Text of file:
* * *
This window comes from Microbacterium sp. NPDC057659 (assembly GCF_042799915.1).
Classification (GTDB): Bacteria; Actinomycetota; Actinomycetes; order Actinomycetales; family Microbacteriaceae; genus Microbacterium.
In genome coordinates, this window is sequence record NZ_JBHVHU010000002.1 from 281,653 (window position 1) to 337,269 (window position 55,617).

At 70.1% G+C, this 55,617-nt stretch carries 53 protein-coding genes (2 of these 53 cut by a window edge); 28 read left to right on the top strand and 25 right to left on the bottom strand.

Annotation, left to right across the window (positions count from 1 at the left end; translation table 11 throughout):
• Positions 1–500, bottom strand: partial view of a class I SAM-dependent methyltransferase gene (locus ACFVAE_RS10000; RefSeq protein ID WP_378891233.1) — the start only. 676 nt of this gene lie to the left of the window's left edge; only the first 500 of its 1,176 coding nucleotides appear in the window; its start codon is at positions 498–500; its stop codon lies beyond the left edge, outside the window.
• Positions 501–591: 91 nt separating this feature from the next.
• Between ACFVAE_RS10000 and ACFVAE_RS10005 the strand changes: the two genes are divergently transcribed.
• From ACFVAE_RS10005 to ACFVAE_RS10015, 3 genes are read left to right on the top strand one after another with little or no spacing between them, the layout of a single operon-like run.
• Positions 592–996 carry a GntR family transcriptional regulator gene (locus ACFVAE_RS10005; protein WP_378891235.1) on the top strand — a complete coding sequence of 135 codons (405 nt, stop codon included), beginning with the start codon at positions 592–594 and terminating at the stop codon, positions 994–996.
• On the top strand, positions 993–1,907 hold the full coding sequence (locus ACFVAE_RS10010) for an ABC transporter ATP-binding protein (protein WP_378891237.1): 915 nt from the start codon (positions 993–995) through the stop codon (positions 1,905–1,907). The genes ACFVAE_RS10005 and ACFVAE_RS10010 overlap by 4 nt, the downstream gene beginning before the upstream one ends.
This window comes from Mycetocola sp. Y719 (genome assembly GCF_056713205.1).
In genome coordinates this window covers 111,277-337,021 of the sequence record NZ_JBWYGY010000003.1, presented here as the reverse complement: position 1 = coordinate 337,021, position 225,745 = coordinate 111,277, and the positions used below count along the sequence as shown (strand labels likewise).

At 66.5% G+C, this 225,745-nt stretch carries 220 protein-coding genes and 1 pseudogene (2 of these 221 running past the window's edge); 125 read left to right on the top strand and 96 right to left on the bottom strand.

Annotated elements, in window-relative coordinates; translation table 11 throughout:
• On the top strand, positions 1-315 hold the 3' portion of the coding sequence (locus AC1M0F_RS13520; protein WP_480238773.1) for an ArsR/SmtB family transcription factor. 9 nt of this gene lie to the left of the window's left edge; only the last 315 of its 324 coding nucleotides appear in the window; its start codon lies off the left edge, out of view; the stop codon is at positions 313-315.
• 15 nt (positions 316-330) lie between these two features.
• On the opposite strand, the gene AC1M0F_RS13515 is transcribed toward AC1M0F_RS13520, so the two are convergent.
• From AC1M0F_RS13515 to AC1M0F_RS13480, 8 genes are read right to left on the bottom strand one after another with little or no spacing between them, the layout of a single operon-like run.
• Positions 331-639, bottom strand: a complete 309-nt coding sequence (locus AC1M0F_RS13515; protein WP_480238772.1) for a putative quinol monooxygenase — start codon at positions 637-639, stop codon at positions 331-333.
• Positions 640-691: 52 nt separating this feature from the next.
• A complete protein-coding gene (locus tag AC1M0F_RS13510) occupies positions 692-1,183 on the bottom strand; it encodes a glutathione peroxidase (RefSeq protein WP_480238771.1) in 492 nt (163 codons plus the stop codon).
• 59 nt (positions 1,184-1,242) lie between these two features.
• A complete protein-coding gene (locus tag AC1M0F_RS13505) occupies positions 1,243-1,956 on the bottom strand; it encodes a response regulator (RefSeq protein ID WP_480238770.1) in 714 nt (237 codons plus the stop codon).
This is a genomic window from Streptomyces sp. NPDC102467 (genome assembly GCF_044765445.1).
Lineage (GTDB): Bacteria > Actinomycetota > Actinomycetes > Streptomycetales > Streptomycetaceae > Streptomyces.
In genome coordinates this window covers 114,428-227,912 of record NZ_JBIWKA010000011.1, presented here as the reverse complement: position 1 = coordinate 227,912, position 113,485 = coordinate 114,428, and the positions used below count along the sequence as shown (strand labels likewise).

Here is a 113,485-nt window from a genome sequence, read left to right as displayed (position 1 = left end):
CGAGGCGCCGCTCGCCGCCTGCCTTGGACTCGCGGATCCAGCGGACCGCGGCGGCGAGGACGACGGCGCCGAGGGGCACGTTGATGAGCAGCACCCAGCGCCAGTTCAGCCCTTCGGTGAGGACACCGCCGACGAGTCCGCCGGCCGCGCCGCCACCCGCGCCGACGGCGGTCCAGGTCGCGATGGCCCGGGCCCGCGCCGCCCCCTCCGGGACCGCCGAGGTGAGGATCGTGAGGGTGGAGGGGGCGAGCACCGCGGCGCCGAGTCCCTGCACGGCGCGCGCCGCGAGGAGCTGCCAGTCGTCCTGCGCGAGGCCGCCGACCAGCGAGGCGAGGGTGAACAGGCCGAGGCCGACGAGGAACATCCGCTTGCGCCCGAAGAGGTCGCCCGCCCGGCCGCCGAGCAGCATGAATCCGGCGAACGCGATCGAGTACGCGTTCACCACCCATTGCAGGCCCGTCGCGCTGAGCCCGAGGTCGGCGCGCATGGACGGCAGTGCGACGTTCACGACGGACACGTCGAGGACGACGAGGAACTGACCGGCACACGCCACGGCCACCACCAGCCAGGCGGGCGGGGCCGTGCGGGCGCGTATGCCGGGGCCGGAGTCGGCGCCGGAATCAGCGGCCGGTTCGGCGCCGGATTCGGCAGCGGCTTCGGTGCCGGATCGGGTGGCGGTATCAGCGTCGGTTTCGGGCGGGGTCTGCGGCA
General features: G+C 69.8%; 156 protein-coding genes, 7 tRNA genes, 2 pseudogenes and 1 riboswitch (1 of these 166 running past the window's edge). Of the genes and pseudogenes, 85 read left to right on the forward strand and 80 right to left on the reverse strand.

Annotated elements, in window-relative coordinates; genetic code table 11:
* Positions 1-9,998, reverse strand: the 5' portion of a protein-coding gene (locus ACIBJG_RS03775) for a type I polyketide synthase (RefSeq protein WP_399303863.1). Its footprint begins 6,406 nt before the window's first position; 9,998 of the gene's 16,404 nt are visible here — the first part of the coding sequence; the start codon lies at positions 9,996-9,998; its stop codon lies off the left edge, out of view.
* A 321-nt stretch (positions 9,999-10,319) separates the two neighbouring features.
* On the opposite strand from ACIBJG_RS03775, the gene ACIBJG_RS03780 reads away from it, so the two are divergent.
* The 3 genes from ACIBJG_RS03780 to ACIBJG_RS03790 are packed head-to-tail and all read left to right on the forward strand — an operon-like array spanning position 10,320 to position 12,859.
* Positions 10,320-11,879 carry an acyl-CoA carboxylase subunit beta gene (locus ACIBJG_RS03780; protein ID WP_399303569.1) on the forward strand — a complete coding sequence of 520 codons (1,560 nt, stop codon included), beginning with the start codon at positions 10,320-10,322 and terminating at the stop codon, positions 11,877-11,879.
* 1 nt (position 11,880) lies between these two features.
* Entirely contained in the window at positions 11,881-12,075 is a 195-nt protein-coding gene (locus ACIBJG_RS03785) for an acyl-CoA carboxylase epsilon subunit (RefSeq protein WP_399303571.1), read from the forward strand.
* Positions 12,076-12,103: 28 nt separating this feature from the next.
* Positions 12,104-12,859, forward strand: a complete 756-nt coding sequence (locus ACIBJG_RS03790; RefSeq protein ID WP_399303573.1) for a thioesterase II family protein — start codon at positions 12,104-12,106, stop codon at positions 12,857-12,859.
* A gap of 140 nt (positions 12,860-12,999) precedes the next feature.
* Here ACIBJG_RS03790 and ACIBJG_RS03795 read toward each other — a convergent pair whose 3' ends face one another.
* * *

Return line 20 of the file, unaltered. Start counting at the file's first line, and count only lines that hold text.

• Positions 331-639, bottom strand: a complete 309-nt coding sequence (locus AC1M0F_RS13515; protein WP_480238772.1) for a putative quinol monooxygenase — start codon at positions 637-639, stop codon at positions 331-333.